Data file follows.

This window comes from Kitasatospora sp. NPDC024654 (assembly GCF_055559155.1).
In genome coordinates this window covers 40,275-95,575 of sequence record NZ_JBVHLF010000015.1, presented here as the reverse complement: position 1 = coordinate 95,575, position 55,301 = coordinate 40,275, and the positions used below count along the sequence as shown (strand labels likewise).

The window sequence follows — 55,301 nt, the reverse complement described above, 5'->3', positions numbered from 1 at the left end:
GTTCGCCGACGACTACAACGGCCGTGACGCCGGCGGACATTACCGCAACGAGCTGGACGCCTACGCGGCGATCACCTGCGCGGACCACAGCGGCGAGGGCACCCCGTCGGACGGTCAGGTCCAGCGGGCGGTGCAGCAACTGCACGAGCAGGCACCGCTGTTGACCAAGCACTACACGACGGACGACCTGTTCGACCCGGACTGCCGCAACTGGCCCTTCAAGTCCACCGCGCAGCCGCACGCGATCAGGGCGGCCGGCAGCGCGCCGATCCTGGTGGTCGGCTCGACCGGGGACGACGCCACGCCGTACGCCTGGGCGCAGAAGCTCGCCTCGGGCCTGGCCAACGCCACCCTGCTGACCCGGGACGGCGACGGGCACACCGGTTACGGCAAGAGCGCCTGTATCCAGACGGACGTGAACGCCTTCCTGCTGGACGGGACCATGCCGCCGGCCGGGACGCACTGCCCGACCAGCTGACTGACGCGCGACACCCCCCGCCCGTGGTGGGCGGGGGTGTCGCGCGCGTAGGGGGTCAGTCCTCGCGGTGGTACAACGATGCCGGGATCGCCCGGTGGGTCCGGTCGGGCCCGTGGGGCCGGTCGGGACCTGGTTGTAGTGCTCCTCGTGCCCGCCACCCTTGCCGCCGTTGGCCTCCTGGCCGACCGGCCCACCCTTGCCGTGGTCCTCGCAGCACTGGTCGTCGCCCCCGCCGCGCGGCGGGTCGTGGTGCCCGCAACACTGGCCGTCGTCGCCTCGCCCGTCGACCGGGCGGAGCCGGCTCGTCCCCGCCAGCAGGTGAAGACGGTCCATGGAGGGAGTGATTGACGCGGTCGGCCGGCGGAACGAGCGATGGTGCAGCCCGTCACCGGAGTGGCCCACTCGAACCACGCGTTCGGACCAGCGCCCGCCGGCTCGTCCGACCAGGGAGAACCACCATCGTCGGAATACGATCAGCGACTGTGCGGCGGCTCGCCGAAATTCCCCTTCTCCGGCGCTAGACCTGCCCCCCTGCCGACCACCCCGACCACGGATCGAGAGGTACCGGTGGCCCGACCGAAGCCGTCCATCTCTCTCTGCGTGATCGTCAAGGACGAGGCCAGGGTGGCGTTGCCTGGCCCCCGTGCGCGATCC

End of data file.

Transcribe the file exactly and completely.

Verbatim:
This window comes from Kitasatospora sp. NPDC024654 (assembly GCF_055559155.1).
In genome coordinates this window covers 40,275-95,575 of sequence record NZ_JBVHLF010000015.1, presented here as the reverse complement: position 1 = coordinate 95,575, position 55,301 = coordinate 40,275, and the positions used below count along the sequence as shown (strand labels likewise).

The window sequence follows — 55,301 nt, the reverse complement described above, 5'->3', positions numbered from 1 at the left end:
GTTCGCCGACGACTACAACGGCCGTGACGCCGGCGGACATTACCGCAACGAGCTGGACGCCTACGCGGCGATCACCTGCGCGGACCACAGCGGCGAGGGCACCCCGTCGGACGGTCAGGTCCAGCGGGCGGTGCAGCAACTGCACGAGCAGGCACCGCTGTTGACCAAGCACTACACGACGGACGACCTGTTCGACCCGGACTGCCGCAACTGGCCCTTCAAGTCCACCGCGCAGCCGCACGCGATCAGGGCGGCCGGCAGCGCGCCGATCCTGGTGGTCGGCTCGACCGGGGACGACGCCACGCCGTACGCCTGGGCGCAGAAGCTCGCCTCGGGCCTGGCCAACGCCACCCTGCTGACCCGGGACGGCGACGGGCACACCGGTTACGGCAAGAGCGCCTGTATCCAGACGGACGTGAACGCCTTCCTGCTGGACGGGACCATGCCGCCGGCCGGGACGCACTGCCCGACCAGCTGACTGACGCGCGACACCCCCCGCCCGTGGTGGGCGGGGGTGTCGCGCGCGTAGGGGGTCAGTCCTCGCGGTGGTACAACGATGCCGGGATCGCCCGGTGGGTCCGGTCGGGCCCGTGGGGCCGGTCGGGACCTGGTTGTAGTGCTCCTCGTGCCCGCCACCCTTGCCGCCGTTGGCCTCCTGGCCGACCGGCCCACCCTTGCCGTGGTCCTCGCAGCACTGGTCGTCGCCCCCGCCGCGCGGCGGGTCGTGGTGCCCGCAACACTGGCCGTCGTCGCCTCGCCCGTCGACCGGGCGGAGCCGGCTCGTCCCCGCCAGCAGGTGAAGACGGTCCATGGAGGGAGTGATTGACGCGGTCGGCCGGCGGAACGAGCGATGGTGCAGCCCGTCACCGGAGTGGCCCACTCGAACCACGCGTTCGGACCAGCGCCCGCCGGCTCGTCCGACCAGGGAGAACCACCATCGTCGGAATACGATCAGCGACTGTGCGGCGGCTCGCCGAAATTCCCCTTCTCCGGCGCTAGACCTGCCCCCCTGCCGACCACCCCGACCACGGATCGAGAGGTACCGGTGGCCCGACCGAAGCCGTCCATCTCTCTCTGCGTGATCGTCAAGGACGAGGCCAGGGTGGCGTTGCCTGGCCCCCGTGCGCGATCC